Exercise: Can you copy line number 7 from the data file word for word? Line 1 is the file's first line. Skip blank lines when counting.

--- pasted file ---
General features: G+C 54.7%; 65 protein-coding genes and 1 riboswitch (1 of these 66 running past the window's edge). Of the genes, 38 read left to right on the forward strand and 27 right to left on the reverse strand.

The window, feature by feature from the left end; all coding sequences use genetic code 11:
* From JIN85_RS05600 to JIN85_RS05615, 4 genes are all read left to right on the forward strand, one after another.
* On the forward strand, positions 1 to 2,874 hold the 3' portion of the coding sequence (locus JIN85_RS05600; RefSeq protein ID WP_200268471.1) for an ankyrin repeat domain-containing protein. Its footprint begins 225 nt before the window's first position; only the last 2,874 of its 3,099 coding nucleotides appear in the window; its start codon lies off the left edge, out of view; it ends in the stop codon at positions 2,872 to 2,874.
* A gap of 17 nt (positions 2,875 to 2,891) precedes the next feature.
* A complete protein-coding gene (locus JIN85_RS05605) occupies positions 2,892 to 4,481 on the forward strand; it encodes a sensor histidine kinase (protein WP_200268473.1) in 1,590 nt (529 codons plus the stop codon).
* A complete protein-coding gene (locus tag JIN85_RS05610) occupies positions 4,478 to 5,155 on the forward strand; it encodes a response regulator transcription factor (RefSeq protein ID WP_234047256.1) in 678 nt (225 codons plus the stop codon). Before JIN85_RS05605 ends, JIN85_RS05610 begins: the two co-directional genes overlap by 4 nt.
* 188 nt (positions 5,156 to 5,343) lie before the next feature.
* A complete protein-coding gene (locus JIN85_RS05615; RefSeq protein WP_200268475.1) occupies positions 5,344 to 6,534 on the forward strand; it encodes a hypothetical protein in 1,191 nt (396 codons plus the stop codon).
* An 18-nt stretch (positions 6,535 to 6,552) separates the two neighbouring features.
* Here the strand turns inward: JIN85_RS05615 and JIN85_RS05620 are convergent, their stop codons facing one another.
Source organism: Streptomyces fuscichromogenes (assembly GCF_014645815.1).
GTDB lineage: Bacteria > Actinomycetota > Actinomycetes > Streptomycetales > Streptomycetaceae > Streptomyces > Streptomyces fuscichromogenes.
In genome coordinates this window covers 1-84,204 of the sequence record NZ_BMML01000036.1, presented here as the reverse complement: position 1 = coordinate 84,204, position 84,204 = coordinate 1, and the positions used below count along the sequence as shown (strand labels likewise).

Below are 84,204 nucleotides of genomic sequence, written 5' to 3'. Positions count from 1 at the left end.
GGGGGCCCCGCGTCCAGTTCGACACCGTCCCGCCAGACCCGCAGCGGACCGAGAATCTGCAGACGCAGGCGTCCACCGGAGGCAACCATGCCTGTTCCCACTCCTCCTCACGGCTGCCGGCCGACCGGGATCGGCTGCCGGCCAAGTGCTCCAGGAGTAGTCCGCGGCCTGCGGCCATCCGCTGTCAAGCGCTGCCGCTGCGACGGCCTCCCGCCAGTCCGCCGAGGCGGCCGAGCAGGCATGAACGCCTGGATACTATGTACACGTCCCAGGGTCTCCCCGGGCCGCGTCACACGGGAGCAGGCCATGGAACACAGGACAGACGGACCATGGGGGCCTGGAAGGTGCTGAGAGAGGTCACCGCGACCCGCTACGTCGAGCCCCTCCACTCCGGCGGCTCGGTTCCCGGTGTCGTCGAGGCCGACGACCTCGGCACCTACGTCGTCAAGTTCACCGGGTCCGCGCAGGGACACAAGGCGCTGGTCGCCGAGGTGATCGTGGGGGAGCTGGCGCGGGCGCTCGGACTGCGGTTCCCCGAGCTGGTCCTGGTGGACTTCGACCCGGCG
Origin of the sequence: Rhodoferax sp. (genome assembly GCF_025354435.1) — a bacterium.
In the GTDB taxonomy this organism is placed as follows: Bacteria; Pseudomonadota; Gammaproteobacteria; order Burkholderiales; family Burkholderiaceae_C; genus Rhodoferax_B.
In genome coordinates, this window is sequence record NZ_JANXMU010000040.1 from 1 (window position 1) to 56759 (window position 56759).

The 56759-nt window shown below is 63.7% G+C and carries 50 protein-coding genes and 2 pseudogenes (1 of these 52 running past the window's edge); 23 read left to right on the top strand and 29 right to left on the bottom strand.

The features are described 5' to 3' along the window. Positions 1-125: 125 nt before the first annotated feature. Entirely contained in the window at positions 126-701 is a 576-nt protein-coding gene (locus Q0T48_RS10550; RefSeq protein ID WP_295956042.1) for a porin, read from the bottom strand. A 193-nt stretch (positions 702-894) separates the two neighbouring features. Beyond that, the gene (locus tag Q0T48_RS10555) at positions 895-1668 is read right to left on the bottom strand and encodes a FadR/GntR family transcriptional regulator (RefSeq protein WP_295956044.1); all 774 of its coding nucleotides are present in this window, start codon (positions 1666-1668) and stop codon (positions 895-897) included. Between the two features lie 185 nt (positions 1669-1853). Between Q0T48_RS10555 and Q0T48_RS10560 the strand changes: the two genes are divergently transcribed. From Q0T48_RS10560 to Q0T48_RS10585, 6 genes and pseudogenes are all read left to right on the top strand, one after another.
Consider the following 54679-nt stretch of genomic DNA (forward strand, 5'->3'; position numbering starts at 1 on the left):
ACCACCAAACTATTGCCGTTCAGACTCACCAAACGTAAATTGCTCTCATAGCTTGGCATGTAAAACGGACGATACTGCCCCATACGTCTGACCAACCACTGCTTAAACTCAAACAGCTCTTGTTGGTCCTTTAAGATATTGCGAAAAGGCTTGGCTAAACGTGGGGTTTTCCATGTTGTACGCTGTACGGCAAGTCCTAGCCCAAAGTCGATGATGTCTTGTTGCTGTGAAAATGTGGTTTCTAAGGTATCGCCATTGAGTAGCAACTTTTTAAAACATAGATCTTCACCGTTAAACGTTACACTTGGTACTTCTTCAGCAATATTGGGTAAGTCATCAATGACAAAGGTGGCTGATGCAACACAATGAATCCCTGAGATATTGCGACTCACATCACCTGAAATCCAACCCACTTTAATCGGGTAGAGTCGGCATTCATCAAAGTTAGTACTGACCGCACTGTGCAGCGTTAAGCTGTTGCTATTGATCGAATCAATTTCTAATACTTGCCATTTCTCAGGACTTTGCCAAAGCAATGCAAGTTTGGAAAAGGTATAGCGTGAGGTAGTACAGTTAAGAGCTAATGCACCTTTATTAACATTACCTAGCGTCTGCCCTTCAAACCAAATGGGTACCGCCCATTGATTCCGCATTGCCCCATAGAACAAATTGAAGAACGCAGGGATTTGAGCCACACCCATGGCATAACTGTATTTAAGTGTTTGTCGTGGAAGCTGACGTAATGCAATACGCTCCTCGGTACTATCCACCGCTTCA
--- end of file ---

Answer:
* A complete protein-coding gene (locus tag JIN85_RS05610) occupies positions 4,478 to 5,155 on the forward strand; it encodes a response regulator transcription factor (RefSeq protein ID WP_234047256.1) in 678 nt (225 codons plus the stop codon). Before JIN85_RS05605 ends, JIN85_RS05610 begins: the two co-directional genes overlap by 4 nt.